March 18, 2016

Editorial

Seven last words of Jesus

For many years, Bishop Fulton J. Sheen (later given the personal title of Archbishop) gave the annual Tre Ore (Three Hour) sermons on Good Friday at St. Patrick’s Cathedral in New York. This was back when Catholics had Good Friday services from noon to 3 p.m. Bishop Sheen, of course, is widely acknowledged as the greatest preacher of the 20th century—once called that by Rev. Billy Graham—so crowds packed the cathedral to hear him. His sermons were listened to over speakers by people standing outside.

That tradition continues at St. Patrick’s. Last year, Cardinal Timothy M. Dolan invited Jesuit Father James Martin to give the sermon on Jesus’ seven last words, the topic that Bishop Sheen also preached about. HarperOne has published Father Martin’s sermon, and it is available in both hardback and as an e-book on Amazon.

We don’t often promote books in our editorials, but we would encourage you to download this book on a kindle and read it during Holy Week. It’s a short book; after all, Father Martin gave the sermon in less than three hours. Perhaps you could read a chapter a day and meditate on it. There’s a chapter for each “last word,” plus an introduction and a conclusion.

Jesus’ seven last words aren’t actually “words,” of course. They are the seven last things he said while hanging on the cross, at least as recorded in the four Gospels. They are, therefore, popular topics for preaching on Good Friday. Bishop Sheen was hardly the first preacher to do so.

These are the seven last words, in the order that Father Martin chose to preach about them:

“Father, forgive them; for they do not know what they are doing” (Lk 23:34). Jesus asked forgiveness for the soldiers who had nailed him to the cross. They were carrying out their orders, not knowing who Jesus was. Indeed, they were instrumental in carrying out our redemption.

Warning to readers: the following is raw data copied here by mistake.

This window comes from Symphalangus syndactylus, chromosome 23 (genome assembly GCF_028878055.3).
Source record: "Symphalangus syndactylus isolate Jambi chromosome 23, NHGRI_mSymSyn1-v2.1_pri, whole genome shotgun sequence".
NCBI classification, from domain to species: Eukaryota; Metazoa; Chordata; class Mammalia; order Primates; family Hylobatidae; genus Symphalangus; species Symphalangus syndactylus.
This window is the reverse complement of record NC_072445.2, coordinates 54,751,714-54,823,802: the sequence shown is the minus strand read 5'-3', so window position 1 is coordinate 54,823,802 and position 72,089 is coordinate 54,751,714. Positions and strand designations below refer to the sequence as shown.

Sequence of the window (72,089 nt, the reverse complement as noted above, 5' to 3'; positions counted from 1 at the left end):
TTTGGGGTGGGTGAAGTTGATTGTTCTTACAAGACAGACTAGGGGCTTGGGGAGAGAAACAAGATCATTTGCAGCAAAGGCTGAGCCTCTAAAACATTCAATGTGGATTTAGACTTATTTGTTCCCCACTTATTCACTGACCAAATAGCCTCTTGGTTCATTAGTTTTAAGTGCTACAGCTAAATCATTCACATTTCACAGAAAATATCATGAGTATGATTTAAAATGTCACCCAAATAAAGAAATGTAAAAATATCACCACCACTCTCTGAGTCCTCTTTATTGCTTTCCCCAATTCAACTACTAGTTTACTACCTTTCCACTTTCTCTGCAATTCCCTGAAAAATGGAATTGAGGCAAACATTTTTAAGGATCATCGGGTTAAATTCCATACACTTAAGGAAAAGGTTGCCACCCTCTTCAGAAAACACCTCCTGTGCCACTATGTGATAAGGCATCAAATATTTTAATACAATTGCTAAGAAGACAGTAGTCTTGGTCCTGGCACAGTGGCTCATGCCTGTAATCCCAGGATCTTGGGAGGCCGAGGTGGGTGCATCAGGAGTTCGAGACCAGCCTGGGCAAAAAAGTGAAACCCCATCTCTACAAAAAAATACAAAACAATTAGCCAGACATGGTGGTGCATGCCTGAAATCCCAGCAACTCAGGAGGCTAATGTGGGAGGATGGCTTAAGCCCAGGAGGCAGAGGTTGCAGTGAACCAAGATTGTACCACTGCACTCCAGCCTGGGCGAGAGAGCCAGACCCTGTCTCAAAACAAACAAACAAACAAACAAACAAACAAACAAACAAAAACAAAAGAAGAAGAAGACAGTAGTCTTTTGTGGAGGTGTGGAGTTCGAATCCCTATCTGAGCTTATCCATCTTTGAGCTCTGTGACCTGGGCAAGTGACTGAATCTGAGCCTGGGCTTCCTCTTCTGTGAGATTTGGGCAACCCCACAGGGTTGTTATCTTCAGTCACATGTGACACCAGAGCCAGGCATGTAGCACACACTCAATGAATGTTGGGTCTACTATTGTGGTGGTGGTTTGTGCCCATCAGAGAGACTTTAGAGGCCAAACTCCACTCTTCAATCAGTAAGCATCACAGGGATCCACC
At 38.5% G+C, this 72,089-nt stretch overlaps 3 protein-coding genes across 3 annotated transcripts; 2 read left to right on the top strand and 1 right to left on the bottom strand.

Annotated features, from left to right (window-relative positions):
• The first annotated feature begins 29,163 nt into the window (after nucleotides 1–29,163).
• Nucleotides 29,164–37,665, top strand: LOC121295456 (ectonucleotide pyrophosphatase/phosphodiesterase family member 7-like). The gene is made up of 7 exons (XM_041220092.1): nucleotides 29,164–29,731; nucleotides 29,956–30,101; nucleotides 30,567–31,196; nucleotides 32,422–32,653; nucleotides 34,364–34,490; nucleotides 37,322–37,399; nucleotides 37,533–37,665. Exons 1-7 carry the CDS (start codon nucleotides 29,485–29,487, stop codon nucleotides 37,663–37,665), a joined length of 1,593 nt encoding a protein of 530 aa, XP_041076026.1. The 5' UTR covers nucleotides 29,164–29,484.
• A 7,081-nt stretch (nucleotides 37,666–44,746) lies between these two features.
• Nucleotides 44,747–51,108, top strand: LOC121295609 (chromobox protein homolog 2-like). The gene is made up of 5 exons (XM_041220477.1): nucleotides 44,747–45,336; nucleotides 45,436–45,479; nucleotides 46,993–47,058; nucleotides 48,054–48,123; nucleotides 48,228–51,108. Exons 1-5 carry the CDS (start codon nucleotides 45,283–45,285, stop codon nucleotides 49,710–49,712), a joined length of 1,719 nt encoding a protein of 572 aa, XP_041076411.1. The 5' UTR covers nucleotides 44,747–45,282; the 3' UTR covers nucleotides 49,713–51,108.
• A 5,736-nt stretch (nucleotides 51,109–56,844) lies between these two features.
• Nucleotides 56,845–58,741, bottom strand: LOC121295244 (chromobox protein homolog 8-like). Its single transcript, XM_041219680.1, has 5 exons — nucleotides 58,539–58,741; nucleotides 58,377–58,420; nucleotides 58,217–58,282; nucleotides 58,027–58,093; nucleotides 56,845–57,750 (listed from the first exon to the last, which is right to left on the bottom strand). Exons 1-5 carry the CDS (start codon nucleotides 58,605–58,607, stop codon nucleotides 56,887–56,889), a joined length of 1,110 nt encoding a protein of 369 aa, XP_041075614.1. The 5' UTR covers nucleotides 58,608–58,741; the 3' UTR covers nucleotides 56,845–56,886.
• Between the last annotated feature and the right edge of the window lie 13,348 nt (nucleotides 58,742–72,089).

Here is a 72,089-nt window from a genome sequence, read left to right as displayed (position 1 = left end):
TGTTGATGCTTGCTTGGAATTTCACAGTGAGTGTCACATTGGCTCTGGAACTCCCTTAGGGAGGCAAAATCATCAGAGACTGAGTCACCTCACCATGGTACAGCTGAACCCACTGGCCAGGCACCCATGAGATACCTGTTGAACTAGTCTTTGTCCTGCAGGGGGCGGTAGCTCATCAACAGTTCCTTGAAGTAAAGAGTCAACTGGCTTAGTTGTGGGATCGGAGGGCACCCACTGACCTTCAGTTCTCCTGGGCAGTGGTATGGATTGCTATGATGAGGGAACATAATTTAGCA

“Truly I tell you, today you will be with me in Paradise” (Lk 23:43). This is what he told one of the criminals dying with him after the man said, “Jesus, remember me when you come into your kingdom” (Lk 23:42). This is a lesson to us that it is never too late to repent.

“My God, my God, why have you forsaken me?” (Mk 15:34; Mt 27:46). These are the opening words of Psalm 22 and Jesus might have prayed the entire psalm. Or, as Father Martin says, perhaps the human Jesus did feel abandoned by his Father. How accurately the psalm described what was happening: “All who see me mock me; they curl their lips and leer” (Ps 22:8), “They tear holes in my hands and feet” (Ps 22:17), “They divide my garments among them, and for my clothing they cast lots” (Ps. 22:19).

“Woman, behold your son” (Jn 19:26), Jesus said to his mother, referring to John, and, “Behold your mother” (Jn 19:27) to John. This scene has been interpreted both literally, as Jesus’ concern for his mother, and symbolically with Mary as a symbol for the Church. If Jesus was only concerned about his mother, he could have made arrangements for her at any time, not waiting until he was on the cross. Mary was given as the mother of us all.

“Father, into your hands I commend my spirit” (Lk 23:46). This is part of another psalm (23:46). This “word” is often treated last by preachers.

“I am thirsty” (Jn 19:28). Usually treated earlier by preachers, it emphasizes Jesus’ humanity. Or Jesus could still be echoing Psalm 22: “My throat is dried up like baked clay, my tongue cleaves to my jaws” (Ps 22:16).

“It is finished” (Jn 19:30). This is perhaps the most important of his last words. His mission on Earth was complete. He had accomplished what his Father sent him to do—restore the harmony with God that had existed before sin disrupted it. No mere human, no matter how holy, could take on the sins of all humanity and offer himself as a sacrifice for all. Only Jesus could do so, because only he was both God and man. He redeemed us by his death.

—John F. Fink

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